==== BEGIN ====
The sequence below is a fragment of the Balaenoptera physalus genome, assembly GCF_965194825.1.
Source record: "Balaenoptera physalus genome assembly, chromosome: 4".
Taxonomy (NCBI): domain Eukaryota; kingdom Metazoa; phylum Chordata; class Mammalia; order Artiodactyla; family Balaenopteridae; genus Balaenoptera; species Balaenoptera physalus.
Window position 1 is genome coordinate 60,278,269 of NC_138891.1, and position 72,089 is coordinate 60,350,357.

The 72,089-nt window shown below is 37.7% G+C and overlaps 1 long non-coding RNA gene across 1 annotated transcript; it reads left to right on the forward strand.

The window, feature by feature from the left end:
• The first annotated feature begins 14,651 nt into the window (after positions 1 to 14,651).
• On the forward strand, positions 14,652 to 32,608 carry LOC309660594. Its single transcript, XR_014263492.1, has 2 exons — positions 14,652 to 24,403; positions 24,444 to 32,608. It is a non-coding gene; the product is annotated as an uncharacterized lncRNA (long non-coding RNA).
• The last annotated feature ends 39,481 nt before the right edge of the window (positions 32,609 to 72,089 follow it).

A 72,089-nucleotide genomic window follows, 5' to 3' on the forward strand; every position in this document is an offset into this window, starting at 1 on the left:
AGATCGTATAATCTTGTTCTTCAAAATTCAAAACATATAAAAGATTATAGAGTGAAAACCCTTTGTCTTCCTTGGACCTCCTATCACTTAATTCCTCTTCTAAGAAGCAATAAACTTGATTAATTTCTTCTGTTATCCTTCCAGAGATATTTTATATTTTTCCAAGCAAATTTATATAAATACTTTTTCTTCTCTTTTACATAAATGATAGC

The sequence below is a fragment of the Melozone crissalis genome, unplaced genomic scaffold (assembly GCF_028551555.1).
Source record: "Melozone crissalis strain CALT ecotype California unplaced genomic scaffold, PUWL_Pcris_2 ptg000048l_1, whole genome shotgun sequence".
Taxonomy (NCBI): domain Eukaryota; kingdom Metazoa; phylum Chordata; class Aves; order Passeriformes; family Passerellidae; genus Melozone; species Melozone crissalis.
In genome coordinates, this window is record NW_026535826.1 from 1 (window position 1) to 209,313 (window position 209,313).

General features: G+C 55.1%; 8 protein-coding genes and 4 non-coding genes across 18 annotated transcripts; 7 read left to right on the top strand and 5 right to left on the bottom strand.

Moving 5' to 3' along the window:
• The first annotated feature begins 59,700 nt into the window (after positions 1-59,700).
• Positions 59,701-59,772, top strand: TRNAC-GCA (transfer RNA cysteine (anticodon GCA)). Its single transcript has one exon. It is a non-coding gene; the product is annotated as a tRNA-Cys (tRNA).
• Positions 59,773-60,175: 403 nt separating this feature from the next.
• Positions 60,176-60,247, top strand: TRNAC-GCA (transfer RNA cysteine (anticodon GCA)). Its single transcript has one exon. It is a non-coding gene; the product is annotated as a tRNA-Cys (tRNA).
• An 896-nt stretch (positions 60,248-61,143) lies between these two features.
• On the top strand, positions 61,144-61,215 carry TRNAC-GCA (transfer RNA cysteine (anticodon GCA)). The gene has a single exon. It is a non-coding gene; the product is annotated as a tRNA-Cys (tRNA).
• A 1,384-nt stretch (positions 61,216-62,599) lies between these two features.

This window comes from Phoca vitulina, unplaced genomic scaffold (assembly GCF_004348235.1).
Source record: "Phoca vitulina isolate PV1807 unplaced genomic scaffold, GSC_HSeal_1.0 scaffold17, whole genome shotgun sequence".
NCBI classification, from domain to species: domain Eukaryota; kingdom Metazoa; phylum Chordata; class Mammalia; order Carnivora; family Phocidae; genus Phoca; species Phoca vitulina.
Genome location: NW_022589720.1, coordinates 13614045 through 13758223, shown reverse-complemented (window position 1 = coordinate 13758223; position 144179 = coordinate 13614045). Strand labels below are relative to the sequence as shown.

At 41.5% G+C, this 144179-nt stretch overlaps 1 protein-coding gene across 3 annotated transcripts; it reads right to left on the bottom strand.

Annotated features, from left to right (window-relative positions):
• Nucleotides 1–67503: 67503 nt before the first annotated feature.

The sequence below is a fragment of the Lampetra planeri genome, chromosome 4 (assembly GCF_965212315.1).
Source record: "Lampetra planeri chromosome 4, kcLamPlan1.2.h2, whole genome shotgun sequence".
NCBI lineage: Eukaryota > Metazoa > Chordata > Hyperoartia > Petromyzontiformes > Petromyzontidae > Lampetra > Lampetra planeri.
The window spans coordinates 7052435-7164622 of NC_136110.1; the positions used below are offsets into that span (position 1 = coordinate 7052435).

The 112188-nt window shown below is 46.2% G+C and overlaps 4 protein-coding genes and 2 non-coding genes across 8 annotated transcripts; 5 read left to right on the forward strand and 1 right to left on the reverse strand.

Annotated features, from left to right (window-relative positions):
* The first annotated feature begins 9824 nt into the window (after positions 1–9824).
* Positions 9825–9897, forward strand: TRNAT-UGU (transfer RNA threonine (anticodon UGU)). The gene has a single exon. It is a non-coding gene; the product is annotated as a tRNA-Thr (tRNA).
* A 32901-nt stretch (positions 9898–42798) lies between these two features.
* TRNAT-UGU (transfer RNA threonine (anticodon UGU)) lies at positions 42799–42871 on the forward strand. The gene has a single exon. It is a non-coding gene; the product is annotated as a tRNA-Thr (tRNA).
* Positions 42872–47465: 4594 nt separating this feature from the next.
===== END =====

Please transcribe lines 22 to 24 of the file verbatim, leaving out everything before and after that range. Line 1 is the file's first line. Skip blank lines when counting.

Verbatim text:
• An 896-nt stretch (positions 60,248-61,143) lies between these two features.
• On the top strand, positions 61,144-61,215 carry TRNAC-GCA (transfer RNA cysteine (anticodon GCA)). The gene has a single exon. It is a non-coding gene; the product is annotated as a tRNA-Cys (tRNA).
• A 1,384-nt stretch (positions 61,216-62,599) lies between these two features.